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The EPA was flooded by mail favoring tests, but only 40 people - fans and foes - show up in West Palm.
Though more than 1,000 people wrote to the U.S. Environmental Protection Agency to protest ending auto emissions testing in Jacksonville and South Florida, only 40 showed up at a public hearing on the issue Thursday night.
On one side were sign-toting opponents of the testing who argued that they wasted time and money. On the other side were people like auto parts dealer Gary Zap, who said South Florida car owners already are ripping out their vehicles' catalytic converters.
"Whatever improvements you've had in the air quality are going to backslide,"
said Zap of Boca Raton.
The state plans its own public hearing on Tampa Bay's air pollution problems on Aug. 22 at the Tampa Port Authority. Officials will ask for public comment on what they propose to replace the emissions tests: nothing.
Instead, they are counting on a massive cleanup at Tampa Electric Co.'s two coal-fired power plants, which will start showing improvements in 2004.
Although EPA officials have said they want to see something more immediate, the head of the state's air pollution program, Howard Rhodes, said: "That's nice. So? For the time being, I haven't seen a compelling reason for us to do anything as far as the air quality goes."
Gov. Jeb Bush and the Legislature ended the $ 10-a-year tailpipe tests at the end of June, but they did so without getting formal permission from the EPA - the first state in history to take such a drastic step.
Technically that violates the Clean Air Act, state officials concede. Other cities and states that have violated the act have lost millions in federal highway funds and have been forced to restrict new factory growth.
But state officials hope to persuade the EPA to go along with their decision. EPA officials said Thursday they haven't decided.
For nine years, the state required car owners to pass an auto emissions inspection every year as a way of cleaning up the polluted air in six counties: Pinellas, Hillsborough, Duval, Palm Beach, Broward and Miami-Dade.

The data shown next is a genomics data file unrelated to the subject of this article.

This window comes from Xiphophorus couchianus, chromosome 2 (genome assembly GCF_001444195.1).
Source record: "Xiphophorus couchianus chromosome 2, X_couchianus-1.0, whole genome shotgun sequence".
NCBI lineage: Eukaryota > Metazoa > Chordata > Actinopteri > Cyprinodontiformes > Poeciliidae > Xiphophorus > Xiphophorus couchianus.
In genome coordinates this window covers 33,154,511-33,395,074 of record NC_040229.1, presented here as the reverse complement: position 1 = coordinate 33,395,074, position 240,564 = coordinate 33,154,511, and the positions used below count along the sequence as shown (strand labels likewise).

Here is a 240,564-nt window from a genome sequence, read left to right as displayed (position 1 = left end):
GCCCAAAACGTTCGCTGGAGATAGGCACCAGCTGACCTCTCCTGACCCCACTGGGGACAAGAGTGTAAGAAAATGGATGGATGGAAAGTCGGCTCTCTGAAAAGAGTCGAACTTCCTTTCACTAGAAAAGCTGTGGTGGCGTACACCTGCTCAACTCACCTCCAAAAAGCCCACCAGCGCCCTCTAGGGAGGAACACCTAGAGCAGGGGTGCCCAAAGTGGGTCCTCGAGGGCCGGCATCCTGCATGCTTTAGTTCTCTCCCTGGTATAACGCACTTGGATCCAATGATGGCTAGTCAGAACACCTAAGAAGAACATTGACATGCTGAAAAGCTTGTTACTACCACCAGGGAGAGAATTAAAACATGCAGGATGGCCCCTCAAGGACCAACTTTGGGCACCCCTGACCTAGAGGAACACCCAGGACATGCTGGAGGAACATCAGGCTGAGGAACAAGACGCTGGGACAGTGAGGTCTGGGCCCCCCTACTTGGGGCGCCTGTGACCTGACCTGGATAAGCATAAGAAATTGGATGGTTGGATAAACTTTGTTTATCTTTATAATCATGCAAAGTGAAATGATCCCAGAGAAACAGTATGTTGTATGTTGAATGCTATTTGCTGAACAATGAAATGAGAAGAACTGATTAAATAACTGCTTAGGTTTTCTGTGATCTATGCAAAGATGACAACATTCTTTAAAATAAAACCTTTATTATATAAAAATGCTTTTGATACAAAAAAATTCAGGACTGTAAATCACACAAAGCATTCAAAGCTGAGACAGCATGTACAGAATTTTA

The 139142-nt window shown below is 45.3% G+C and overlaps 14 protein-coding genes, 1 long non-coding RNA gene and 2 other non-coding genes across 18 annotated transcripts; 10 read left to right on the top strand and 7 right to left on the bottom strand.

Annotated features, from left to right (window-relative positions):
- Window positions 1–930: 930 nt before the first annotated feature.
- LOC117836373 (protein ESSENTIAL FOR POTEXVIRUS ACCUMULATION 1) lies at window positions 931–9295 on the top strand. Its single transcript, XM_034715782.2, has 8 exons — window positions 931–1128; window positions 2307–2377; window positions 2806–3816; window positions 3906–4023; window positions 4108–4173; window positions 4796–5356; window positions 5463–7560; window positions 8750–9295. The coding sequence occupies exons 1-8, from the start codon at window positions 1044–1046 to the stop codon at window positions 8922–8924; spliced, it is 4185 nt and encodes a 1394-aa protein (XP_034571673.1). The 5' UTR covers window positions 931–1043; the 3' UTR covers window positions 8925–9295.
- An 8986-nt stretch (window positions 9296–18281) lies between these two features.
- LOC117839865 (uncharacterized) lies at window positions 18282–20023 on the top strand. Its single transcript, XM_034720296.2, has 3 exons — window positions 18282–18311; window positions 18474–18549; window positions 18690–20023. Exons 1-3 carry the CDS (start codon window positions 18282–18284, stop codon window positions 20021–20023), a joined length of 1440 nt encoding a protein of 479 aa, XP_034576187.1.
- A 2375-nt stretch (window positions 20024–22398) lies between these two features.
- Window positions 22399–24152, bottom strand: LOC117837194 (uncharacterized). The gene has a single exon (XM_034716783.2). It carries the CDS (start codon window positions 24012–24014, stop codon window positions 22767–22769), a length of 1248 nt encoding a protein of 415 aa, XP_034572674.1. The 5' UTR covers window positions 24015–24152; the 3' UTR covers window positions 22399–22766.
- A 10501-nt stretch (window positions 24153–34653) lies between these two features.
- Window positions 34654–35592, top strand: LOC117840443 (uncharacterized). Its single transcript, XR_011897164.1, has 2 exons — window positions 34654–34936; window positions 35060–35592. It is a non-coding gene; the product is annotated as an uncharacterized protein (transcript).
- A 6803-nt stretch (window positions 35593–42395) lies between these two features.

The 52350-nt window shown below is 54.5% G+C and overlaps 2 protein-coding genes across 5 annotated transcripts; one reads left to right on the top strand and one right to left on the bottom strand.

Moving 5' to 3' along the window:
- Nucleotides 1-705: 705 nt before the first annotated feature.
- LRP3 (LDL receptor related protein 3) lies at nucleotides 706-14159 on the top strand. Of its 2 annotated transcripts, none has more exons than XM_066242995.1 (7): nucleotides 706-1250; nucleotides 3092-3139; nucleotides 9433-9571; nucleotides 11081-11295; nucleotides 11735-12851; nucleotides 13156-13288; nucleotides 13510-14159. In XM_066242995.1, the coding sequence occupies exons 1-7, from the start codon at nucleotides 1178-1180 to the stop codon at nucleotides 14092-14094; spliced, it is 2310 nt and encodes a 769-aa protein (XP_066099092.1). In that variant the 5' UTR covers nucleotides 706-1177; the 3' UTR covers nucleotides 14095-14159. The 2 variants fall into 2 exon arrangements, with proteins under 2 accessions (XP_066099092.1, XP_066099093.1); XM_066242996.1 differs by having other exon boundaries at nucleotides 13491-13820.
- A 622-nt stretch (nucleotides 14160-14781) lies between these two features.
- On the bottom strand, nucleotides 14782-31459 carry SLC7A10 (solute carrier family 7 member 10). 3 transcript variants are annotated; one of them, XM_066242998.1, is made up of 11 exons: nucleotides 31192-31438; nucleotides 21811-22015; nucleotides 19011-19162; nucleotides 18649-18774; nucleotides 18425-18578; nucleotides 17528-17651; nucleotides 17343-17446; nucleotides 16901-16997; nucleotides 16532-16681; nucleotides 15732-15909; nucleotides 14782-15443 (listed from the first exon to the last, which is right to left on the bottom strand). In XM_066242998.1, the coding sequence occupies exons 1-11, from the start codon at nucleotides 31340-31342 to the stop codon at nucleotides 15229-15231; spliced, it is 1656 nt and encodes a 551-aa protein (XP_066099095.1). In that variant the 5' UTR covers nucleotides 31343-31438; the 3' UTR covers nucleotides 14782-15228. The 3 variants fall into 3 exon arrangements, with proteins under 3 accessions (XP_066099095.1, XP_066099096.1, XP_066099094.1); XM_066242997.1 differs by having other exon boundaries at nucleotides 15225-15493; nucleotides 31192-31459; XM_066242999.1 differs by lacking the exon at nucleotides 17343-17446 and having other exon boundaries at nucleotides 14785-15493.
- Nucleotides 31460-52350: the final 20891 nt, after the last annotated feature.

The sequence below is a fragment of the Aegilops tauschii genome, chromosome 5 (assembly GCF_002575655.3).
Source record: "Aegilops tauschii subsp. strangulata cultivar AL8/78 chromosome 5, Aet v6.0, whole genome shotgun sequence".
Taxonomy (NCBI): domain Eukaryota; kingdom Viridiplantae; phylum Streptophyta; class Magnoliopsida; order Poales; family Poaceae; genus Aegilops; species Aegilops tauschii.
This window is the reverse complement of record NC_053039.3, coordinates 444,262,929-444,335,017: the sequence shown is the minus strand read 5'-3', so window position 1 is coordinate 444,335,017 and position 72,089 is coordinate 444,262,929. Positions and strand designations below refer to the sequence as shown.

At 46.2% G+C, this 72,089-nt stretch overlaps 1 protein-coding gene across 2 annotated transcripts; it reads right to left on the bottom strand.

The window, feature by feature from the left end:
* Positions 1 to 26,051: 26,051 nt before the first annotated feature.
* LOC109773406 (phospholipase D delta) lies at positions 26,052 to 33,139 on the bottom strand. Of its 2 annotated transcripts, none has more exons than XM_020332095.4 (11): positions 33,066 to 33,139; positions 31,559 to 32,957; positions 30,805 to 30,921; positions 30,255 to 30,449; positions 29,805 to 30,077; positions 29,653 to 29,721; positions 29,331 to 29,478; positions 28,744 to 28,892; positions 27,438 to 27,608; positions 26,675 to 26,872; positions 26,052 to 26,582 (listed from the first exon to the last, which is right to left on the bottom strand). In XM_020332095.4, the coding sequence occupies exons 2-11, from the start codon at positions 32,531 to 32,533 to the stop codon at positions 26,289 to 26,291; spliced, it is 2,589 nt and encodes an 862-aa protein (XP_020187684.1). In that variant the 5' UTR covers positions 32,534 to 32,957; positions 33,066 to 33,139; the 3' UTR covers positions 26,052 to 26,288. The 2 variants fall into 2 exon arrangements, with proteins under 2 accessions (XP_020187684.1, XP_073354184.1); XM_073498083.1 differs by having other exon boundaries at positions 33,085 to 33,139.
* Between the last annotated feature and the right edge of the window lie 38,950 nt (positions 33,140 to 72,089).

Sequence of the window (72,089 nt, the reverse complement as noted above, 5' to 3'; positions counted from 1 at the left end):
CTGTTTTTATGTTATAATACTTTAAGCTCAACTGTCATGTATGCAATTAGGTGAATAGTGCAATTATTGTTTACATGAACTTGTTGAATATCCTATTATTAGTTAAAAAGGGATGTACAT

However, the state believes the air has improved enough in Duval, Palm Beach, Broward and Miami-Dade to discontinue the tests in those counties. The state Department of Environmental Protection held two hearings on that proposal last year, drawing about 90 people who were split between supporters and detractors.
The EPA gave tentative approval to ending the tests in those counties, so the DEP asked the Legislature to halt the testing there. The Legislature went beyond what the DEP asked, though, halting emissions testing not only in the four counties where the state had EPA approval, but also in the two Tampa Bay counties - Pinellas and Hillsborough - where it did not.
In the meantime, the EPA has been deluged with more than 1,300 letters from people who did not want the emissions tests stopped anywhere. In a rare move, the EPA decided to hold a public hearing of its own.
The point may have become moot when the testing stations closed June 29. Officials from the two companies in charge of the testing say it will be nearly impossible to restart the program.
Eric Golden, an attorney for one of the companies, told EPA officials at the hearing that the DEP's arguments are based on flawed assumptions and old computer models.
Jim Sugarman of the American Lung Association contended that even if DEP's numbers are correct, "it shows that Florida is borderline at best." He warned that there will be consequences for children with asthma, as well as other people with respiratory problems.
But a platoon of T-shirt-wearing members of the group Citizens for A Sound
Economy said they back the Legislature's decision and are happy to be rid of the tests. They complained about "people from Washington" trying to make the state resume the tests.
One member, John Earley, said newer cars run so much cleaner now that air pollution problems from auto emissions are fading away. However, he also complained about having to wait in line for the tests "for 20 minutes with all the other cars running around me and having to breathe those exhaust fumes, until I have to wiggle my way out of line."